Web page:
The Parramatta, a schooner from Sydney, had the dubious honour of being the first European ship wrecked on the coast of New Zealand. The crew arguably brought its fate upon themselves—the ship departed the Bay of Islands in a hurry after evading a debt owed to Māori, leaving three people wounded. Then a gale blew up, the schooner smashed on the steep-sided Rakaumangamanga Peninsula, and Māori exacted retribution on the survivors.
That was in 1808. Over the following century, several officials lobbied for a lighthouse at Cape Brett, and 101 years after the Parramatta met its end, construction began. Three lighthouse keepers’ cottages were built from kauri at the tip of the peninsula, and a 14-metre mercury-bath lighthouse behind them. Meanwhile, interviews for prospective lighthouse keepers commenced in Wellington at the Marine Department—hopefuls had to provide proof of their sobriety, honesty, good health, perfect vision, and propensity for hard work. Three men got the job: principal keeper Robert McIver, first assistant Frances Ernest Lee, and second assistant Arthur Page. The men worked three shifts on the light each day. Their tiny community was largely self-sufficient—it even had its own schoolhouse. In all, 63 lighthouse keepers and their families made their home on Cape Brett before the station closed in 1978. Today, only the first assistant lighthouse keeper’s cottage remains, transformed into a Department of Conservation hut at the end of the 16-kilometre Cape Brett Track.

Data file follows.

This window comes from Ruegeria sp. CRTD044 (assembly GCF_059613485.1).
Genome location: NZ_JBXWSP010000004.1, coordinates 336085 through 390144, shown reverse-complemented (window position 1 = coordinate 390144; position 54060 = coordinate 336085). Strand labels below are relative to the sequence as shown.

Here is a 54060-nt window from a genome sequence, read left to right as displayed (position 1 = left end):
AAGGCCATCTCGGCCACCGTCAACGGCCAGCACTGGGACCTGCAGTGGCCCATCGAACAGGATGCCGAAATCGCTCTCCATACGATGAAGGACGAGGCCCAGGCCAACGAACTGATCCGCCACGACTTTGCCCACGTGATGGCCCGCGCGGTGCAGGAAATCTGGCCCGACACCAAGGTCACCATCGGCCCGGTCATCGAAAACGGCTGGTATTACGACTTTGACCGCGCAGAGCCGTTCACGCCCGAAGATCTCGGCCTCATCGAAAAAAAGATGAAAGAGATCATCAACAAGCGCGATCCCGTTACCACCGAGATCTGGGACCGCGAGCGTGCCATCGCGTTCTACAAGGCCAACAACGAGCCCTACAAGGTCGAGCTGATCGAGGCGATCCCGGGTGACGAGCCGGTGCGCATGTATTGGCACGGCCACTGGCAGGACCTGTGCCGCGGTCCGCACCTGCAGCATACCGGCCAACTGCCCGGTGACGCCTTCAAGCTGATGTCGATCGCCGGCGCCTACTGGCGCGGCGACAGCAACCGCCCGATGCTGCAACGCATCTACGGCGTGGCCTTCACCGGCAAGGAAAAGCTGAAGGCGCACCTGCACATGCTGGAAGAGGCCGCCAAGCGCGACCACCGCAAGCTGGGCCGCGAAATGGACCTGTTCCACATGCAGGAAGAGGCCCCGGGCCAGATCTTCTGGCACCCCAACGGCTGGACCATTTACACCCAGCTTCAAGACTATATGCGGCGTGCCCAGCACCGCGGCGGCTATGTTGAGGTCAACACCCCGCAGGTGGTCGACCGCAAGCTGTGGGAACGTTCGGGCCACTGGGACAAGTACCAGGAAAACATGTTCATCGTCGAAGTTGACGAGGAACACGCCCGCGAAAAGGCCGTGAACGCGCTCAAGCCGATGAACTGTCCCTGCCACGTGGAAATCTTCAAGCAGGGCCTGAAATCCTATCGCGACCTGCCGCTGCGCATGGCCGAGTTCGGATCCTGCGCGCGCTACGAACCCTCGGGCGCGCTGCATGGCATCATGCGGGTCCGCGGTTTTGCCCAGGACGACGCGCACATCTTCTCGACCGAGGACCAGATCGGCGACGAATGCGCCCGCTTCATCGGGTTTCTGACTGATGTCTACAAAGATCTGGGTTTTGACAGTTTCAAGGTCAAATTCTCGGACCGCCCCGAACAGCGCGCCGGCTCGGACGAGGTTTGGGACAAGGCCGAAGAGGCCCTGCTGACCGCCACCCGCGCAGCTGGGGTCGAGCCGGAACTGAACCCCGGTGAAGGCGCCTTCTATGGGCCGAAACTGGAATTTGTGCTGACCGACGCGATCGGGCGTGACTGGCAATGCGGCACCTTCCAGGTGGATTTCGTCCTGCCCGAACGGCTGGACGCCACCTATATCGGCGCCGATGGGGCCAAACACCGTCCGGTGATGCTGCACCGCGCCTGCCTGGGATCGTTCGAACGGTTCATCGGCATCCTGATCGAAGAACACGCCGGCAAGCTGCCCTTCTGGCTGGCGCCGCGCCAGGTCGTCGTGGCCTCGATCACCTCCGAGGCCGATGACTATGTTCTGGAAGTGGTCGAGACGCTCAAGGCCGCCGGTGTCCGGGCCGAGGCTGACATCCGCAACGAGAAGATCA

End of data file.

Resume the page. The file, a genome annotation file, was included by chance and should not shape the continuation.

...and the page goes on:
It begins at Rāwhiti, a 30-kilometre drive from Russell, and the rugged character of the peninsula delivers spectacular views. The trek can be cut shorter by taking a water taxi to or from Deep Water Cove, which is a six-kilometre walk from the hut.